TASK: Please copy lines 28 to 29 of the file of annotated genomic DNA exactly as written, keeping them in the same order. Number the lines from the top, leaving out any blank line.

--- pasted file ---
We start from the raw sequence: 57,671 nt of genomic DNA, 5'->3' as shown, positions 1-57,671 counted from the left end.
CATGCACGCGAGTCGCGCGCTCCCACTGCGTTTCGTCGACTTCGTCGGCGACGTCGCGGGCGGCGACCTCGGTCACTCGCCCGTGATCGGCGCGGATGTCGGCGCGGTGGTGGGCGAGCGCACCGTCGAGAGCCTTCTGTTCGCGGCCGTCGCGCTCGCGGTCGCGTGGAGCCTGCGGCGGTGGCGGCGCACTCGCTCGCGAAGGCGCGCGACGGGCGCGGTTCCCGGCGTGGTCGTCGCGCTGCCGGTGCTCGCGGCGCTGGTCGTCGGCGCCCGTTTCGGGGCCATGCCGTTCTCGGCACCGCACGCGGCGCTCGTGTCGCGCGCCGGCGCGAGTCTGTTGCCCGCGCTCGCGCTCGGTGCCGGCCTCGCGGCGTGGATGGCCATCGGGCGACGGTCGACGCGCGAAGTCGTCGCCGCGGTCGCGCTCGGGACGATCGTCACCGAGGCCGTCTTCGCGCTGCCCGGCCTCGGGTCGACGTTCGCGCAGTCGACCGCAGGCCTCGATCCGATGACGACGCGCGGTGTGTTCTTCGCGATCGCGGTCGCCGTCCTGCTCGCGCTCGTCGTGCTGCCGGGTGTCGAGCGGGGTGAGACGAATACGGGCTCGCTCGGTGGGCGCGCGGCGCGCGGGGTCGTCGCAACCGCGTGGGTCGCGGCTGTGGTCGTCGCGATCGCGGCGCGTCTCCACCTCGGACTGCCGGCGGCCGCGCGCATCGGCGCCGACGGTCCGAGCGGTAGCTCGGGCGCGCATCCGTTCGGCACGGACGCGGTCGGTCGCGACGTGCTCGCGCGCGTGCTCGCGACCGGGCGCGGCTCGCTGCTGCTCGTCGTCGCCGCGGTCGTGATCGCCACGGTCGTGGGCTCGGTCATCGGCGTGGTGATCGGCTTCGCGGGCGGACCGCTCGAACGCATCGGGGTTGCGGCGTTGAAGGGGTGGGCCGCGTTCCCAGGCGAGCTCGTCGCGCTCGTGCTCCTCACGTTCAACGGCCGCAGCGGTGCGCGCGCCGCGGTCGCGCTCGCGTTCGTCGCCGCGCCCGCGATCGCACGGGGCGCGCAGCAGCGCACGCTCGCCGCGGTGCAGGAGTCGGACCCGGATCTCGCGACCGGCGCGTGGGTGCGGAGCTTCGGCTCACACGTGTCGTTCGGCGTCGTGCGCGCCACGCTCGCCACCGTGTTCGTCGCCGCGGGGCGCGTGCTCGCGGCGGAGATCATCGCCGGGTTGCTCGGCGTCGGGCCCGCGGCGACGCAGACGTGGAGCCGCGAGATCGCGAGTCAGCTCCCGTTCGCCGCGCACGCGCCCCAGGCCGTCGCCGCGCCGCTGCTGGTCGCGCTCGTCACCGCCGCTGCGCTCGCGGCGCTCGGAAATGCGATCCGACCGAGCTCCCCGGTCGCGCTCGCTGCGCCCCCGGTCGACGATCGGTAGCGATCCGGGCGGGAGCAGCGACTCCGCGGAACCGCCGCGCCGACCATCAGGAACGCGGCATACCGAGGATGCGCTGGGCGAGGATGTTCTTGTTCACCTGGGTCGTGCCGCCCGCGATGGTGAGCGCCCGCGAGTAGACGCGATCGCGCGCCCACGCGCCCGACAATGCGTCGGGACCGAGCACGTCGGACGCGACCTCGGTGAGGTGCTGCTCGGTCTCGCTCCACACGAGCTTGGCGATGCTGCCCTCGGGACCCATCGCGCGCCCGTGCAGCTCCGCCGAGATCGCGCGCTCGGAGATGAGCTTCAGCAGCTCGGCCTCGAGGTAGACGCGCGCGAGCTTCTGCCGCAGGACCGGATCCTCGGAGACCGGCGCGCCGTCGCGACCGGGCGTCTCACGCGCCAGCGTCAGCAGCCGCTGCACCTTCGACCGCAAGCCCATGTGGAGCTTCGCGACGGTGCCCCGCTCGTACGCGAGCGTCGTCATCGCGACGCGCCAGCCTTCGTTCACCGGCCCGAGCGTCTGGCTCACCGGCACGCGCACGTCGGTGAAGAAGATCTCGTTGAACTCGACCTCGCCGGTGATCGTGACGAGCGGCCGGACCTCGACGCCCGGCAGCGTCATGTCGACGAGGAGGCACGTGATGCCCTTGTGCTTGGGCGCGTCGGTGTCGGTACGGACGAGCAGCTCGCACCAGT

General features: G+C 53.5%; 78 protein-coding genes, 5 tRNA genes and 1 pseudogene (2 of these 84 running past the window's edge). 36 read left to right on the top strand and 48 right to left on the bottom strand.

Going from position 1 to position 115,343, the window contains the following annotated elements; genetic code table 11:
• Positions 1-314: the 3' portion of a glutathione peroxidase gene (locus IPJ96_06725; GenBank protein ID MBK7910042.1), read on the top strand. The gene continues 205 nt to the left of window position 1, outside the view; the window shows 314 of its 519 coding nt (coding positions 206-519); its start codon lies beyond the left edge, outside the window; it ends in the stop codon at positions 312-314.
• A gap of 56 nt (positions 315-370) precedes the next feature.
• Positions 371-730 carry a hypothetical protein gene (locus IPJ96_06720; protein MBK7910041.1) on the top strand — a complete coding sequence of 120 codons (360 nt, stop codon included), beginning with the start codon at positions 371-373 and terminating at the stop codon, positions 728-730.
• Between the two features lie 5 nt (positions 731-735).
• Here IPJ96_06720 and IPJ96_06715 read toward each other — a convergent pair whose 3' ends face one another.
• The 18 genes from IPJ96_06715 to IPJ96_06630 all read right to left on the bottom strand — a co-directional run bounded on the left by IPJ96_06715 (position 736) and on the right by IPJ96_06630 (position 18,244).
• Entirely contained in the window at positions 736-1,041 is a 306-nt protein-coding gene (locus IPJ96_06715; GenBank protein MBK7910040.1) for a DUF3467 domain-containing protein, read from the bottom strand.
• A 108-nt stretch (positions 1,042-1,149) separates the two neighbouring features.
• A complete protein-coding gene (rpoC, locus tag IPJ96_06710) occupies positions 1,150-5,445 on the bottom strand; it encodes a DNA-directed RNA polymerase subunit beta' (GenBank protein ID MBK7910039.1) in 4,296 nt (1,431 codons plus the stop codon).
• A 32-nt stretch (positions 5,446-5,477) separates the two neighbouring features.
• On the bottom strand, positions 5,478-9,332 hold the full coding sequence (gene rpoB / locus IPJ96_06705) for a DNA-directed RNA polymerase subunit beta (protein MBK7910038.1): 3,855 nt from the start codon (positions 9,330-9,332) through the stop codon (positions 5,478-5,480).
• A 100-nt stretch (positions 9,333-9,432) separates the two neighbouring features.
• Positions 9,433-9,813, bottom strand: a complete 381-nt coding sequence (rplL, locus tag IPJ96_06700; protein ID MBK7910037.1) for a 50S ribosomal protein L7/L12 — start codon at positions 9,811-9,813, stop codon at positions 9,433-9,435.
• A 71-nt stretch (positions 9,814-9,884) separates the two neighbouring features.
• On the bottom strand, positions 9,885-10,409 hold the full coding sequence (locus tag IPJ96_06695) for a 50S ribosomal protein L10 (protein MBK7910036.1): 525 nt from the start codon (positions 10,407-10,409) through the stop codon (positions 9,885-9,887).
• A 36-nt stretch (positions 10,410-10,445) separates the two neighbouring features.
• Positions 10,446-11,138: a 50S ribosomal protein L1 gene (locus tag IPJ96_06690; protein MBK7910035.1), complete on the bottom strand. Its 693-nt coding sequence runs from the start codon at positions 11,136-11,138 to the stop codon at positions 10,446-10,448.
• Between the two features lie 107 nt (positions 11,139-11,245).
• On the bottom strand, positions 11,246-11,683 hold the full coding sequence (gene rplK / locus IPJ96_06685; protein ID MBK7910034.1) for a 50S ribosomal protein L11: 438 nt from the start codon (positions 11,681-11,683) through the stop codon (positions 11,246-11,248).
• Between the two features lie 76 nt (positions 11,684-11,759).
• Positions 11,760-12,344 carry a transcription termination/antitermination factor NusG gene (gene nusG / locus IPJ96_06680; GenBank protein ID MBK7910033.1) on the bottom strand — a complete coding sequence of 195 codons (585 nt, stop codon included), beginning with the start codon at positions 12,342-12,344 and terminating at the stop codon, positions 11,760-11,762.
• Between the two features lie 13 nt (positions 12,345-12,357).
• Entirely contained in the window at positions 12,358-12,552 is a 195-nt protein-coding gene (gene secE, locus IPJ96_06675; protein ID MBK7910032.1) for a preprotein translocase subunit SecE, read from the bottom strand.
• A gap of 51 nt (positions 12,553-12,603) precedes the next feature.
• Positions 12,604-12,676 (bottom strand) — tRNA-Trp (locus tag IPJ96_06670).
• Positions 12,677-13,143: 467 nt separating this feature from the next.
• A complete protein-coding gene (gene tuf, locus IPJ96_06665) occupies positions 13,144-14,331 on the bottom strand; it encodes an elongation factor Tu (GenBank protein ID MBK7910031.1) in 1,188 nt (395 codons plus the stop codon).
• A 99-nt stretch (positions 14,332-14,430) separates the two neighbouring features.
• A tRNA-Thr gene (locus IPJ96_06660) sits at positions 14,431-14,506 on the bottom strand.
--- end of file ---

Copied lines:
• A gap of 51 nt (positions 12,553-12,603) precedes the next feature.
• Positions 12,604-12,676 (bottom strand) — tRNA-Trp (locus tag IPJ96_06670).